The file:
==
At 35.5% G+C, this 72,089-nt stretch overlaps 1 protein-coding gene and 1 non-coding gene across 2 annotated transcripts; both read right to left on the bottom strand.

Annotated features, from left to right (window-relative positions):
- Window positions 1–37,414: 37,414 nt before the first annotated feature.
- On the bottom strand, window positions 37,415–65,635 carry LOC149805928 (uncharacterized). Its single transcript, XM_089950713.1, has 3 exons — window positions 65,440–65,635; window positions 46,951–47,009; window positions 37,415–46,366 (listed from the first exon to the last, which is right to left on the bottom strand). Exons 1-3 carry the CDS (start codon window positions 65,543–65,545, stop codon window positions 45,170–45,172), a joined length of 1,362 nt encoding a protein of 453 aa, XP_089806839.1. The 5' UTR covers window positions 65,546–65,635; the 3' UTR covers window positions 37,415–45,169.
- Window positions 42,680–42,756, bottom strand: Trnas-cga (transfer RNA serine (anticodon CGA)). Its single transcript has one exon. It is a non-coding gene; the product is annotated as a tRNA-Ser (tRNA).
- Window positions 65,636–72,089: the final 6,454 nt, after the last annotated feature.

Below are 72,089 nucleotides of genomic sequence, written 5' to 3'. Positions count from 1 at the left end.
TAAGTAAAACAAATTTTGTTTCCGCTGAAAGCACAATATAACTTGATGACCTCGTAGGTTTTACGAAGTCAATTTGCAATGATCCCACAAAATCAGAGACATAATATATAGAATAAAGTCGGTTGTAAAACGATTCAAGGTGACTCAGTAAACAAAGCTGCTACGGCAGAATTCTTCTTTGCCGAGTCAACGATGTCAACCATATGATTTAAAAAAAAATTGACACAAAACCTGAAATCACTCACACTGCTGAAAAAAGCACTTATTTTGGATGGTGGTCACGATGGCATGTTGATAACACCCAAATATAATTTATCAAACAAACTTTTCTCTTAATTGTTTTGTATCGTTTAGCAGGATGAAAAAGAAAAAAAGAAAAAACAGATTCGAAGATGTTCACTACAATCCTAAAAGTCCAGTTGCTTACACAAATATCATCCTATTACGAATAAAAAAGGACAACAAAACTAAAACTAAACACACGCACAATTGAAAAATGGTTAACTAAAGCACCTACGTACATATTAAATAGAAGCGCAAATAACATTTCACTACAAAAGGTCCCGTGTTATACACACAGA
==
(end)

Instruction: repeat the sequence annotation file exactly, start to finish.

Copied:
At 35.5% G+C, this 72,089-nt stretch overlaps 1 protein-coding gene and 1 non-coding gene across 2 annotated transcripts; both read right to left on the bottom strand.

Annotated features, from left to right (window-relative positions):
- Window positions 1–37,414: 37,414 nt before the first annotated feature.
- On the bottom strand, window positions 37,415–65,635 carry LOC149805928 (uncharacterized). Its single transcript, XM_089950713.1, has 3 exons — window positions 65,440–65,635; window positions 46,951–47,009; window positions 37,415–46,366 (listed from the first exon to the last, which is right to left on the bottom strand). Exons 1-3 carry the CDS (start codon window positions 65,543–65,545, stop codon window positions 45,170–45,172), a joined length of 1,362 nt encoding a protein of 453 aa, XP_089806839.1. The 5' UTR covers window positions 65,546–65,635; the 3' UTR covers window positions 37,415–45,169.
- Window positions 42,680–42,756, bottom strand: Trnas-cga (transfer RNA serine (anticodon CGA)). Its single transcript has one exon. It is a non-coding gene; the product is annotated as a tRNA-Ser (tRNA).
- Window positions 65,636–72,089: the final 6,454 nt, after the last annotated feature.

Below are 72,089 nucleotides of genomic sequence, written 5' to 3'. Positions count from 1 at the left end.
TAAGTAAAACAAATTTTGTTTCCGCTGAAAGCACAATATAACTTGATGACCTCGTAGGTTTTACGAAGTCAATTTGCAATGATCCCACAAAATCAGAGACATAATATATAGAATAAAGTCGGTTGTAAAACGATTCAAGGTGACTCAGTAAACAAAGCTGCTACGGCAGAATTCTTCTTTGCCGAGTCAACGATGTCAACCATATGATTTAAAAAAAAATTGACACAAAACCTGAAATCACTCACACTGCTGAAAAAAGCACTTATTTTGGATGGTGGTCACGATGGCATGTTGATAACACCCAAATATAATTTATCAAACAAACTTTTCTCTTAATTGTTTTGTATCGTTTAGCAGGATGAAAAAGAAAAAAAGAAAAAACAGATTCGAAGATGTTCACTACAATCCTAAAAGTCCAGTTGCTTACACAAATATCATCCTATTACGAATAAAAAAGGACAACAAAACTAAAACTAAACACACGCACAATTGAAAAATGGTTAACTAAAGCACCTACGTACATATTAAATAGAAGCGCAAATAACATTTCACTACAAAAGGTCCCGTGTTATACACACAGA